Many of these smaller companies have more focused portfolios and therefore a more concentrated exposure to end markets impacted by COVID-19. The majority of midcap Diversified chemicals companies are also in the high-vulnerability zone. Their broader portfolios tend to mirror the economy giving them significant exposure to automotive and construction. We estimate that 80% of Diversified have a medium to high revenue impact from the crisis. Furthermore, most of the Diversified players entered 2020 with high leverage ratios, often the result of recent acquisitions.

Low- and medium-vulnerability companies are either expected to be more resilient to the COVID-19 impact, based on exposure to resilient end markets like Agriculture or Healthcare, or are larger companies that have the benefits of scale, geographic and portfolio breadth, and stronger balance sheets.

If the COVID-19 induced crisis persists and the recovery is slow and extended over time, these risks will likely turn into significant financial challenges for these companies, potentially resulting in significant structural changes in the Chemicals industry.

This means action now is required. Companies in the high-risk zone need to pursue comprehensive performance improvement programs to drive cash flow, clean up their balance sheets, and reassure the market. Generating cash is paramount and should be easier in a contraction: companies unable to do so will raise serious red flags for investors. Diversified players have an advantage over smaller players: the ability to sell non-core portfolio businesses. While the timing and valuations may be unattractive, it may provide an opportunity to raise cash in a difficult credit market environment.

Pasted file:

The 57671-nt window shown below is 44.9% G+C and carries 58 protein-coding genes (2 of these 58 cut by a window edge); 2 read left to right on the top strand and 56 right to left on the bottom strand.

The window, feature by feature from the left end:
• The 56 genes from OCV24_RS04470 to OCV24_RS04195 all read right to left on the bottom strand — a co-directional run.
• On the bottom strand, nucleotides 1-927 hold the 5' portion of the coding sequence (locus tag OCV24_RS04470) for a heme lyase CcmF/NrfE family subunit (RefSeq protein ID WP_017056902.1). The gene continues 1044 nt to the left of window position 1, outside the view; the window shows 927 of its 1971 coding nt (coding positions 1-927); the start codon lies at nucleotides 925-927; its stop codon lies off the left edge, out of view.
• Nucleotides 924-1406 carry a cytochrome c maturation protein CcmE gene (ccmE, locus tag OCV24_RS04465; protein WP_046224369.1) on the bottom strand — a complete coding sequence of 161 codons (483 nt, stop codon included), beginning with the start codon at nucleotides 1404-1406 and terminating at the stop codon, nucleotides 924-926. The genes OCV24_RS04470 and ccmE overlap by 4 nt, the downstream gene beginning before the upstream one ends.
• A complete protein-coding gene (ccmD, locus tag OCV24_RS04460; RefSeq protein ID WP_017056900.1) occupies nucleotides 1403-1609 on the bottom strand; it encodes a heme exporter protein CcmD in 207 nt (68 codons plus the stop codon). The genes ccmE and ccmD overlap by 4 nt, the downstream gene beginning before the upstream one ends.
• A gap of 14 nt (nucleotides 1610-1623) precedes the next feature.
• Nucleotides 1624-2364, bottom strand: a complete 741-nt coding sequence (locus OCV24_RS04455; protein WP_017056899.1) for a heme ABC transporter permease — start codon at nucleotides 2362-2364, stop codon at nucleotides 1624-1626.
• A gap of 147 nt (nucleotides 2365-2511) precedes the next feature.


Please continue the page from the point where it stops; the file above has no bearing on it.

On the other end of the spectrum larger companies that are expected to fare better during the crisis. They may see this as a good opportunity to fill white spaces in their portfolios at attractive valuations. Based on the lessons from 2008-2009, caution is required as deals in uncertain times create challenges. "Friendly" deals will require convincing potential sellers to divest the desired assets and explaining high valuation multiples and acquisition premia to investors. Hostile takeovers may add to significant existing turmoil inside the target's organization, impacting their commercial position and performance.

Appendix: Roland Berger Winners' metrics

When developing their expectations of financial performance of a company, investors, both implicitly or explicitly, are analyzing its profitability and growth potential, and adjusting these metrics for risk. Typically, investors will develop a financial forecast to build a free cash flow model. Revenue growth will be used as the growth metric, EBIT margin percentage as the profitability metric, and the cost of capital representing the risk adjustment. We believe the best metric to analyze growth is the real growth in the invested capital of a company, which represents the capital on a company’s books which finances its assets. It is a better metric to measure growth compared to revenues, which is more commonly used. Revenue trends can be misleading due to price volatility, driven by raw material fluctuations or supply and demand dynamics. Invested capital growth measures the growth in assets and represents additional investment into the enterprise and is not as affected by raw material price changes. We believe the best metric to measure risk-adjusted profitability takes the difference between the return on invested capital (ROIC) and the weighted average cost of capital (WACC).

It is better than EBIT margin because it is a normalized metric, which measures not only profitability, but the amount of capital required to generate the profitability. EBIT margins provide no perspective on the capital intensity of a company and therefore may be misleading when comparing companies with different business models.

Further reading
Portrait of Robert Henske
Senior Partner, Supervisory Board Chairman
Philadelphia Office, North America